They are masterpieces of the income investment universe.
Each one is specially designed to throw off secure income,
steadily grow distributions and bring above-average returns.
They're master limited partnerships (MLPs).
In the past 10 years, MLPs have been on a tear.
Magellan Midstream Partners (NYSE:
MarkWest Energy Partners (NYSE:
Energy Transfer Partners (NYSE:
-- three of the largest MLPs -- are all up more than 450% since
But despite their popularity as of late, there is one caveat
when it comes to investing in MLPs: taxes can be complicated.
Because of their unique tax structure, you generally don't want
to hold MLPs in tax-sheltered
or 401(k) types of accounts. If your MLPs throw off more than
$1,000 of combined
unrelated business taxable income (UBTI)
-- income that's not related to the tax-exempt purpose of your
account -- then your account could suffer some severe
But fortunately for us, there is a
Unlike individual MLPs, MLP-focused funds let you own as many
MLPs as you want in your tax-sheltered account without creating a
Usually, funds are regulated investment corporations (RICs), but
a regulated investment company by law can't have more than 25% of
its portfolio in MLPs. So to keep their fund structure, many of
these MLP-focused funds opt to be treated as an ordinary "C"
for tax purposes.
As a regular corporation, the fund is taxed at the 35% marginal
rate on the
portion of the MLP distribution. Then, you the investor are taxed
again at the currently reduced 15%
Now, here's where it gets interesting.
The fund, like an individual investor, is not taxed on the
return of capital portion of the MLP distribution when received.
Instead, taxes accrue until the security is sold. These accrued
taxes make up a portion of what's called deferred tax liability
This DTL is reported in the
, which for a fund is called a statement of assets and liabilities.
The assets less the liabilities equal the fund's
net asset value
As the name implies, DTL is on the
side of the books, along with
obligations. That's because DTL is the amount of taxes the fund may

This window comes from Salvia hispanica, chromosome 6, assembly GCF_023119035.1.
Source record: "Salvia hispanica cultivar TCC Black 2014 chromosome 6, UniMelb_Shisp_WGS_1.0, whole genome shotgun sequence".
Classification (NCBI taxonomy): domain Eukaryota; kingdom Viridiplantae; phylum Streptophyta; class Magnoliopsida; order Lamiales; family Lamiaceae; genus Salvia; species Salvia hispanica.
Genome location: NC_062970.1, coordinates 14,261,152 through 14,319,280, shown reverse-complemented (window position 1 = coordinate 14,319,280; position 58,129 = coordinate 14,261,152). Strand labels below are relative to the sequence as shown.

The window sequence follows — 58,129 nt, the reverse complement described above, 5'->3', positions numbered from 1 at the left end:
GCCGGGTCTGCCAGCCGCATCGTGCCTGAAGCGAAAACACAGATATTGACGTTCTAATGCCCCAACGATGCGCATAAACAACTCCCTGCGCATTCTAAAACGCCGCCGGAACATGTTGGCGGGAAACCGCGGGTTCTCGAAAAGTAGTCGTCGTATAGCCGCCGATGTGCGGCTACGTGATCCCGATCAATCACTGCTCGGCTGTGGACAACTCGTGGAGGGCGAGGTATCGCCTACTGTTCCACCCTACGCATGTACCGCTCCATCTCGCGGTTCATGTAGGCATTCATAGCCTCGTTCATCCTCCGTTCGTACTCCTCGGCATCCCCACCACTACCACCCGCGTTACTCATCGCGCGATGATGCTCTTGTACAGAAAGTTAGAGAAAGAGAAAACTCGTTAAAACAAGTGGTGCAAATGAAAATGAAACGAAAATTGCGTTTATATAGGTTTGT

need to pay at some future time when it sells its MLP holdings.
But DTL isn't a liability in the same sense as debt obligations.
DTL is a non-cash
. It doesn't affect the fund's future
like debt obligations. It reflects future payments, but only if the
assets are sold. If a fund has a very low portfolio turnover rate
of, say, less than 25% of its holdings each year, the fund is not
likely to incur that liability for a long time, if ever.
With low turnover portfolios, then, DTL acts more like an
that keeps growing than a liability that the fund owes.
Therefore, adding back DTL to the latest reported net asset
value, instead of subtracting it, gives a more accurate measure of
the fund's underlying value when compared with non-MLP focused
I'llcall this measure Pasternak's "normalized net asset value"
(NNAV) because it allows us to compare MLP funds with normal
closed-end funds that typically don't carry DTL on the books. In
other words, Pasternak's NNAV allows us to compare apples with
Using Pasternak's NNAV, I unlocked the hidden value in
MLP-focused funds. Funds that may appear to be selling at a steep
premium to their asset value now look to be attractively
First, I screened for funds with a low portfolio turnover rate
of 25% or below. Then, I calculated the DTL per share based on
information provided in the statement of assets and liabilities in
I ranked the remaining funds by the greatest amount of DTL on
their books, then selected the top five. In the list below, I
compare each fund's price to the reported
and the NNAV as ag June 8. As you see, once DTL is added back so as
to normalize the net asset value, some real bargains emerge.
All of these funds carry rich yields of around 6% to 7% based on
the past year's payouts. And, as noted before, you can hold these
funds in a tax-sheltered account without tax liability
Each of these funds warrants a closer look at their portfolio
holdings, distribution history,
, and returns. I am especially intrigued by
Tortoise Energy Infrastructure (NYSE:
, since adding back its deferred tax liability has the most
dramatic effect on valuations among the five funds listed.
Risks to Consider:
Let me warn you, though, if you're thinking about investing
here, then most MLP-focused closed-end funds take on
, which can make returns more volatile than with an individual MLP
Action to Take -- >
But if you've ever wanted to invest in MLPs but you're worried
about the tax implications, then consider investing in an MLP
focused closed-end fund. It's one of the easiest ways to simplify
the headache, and still gain exposure to these high-yield
-- Carla Pasternak
Carla Pasternak does not personally hold positions in any
securities mentioned in this article. StreetAuthority LLC does not
hold positions in any securities mentioned in this article.
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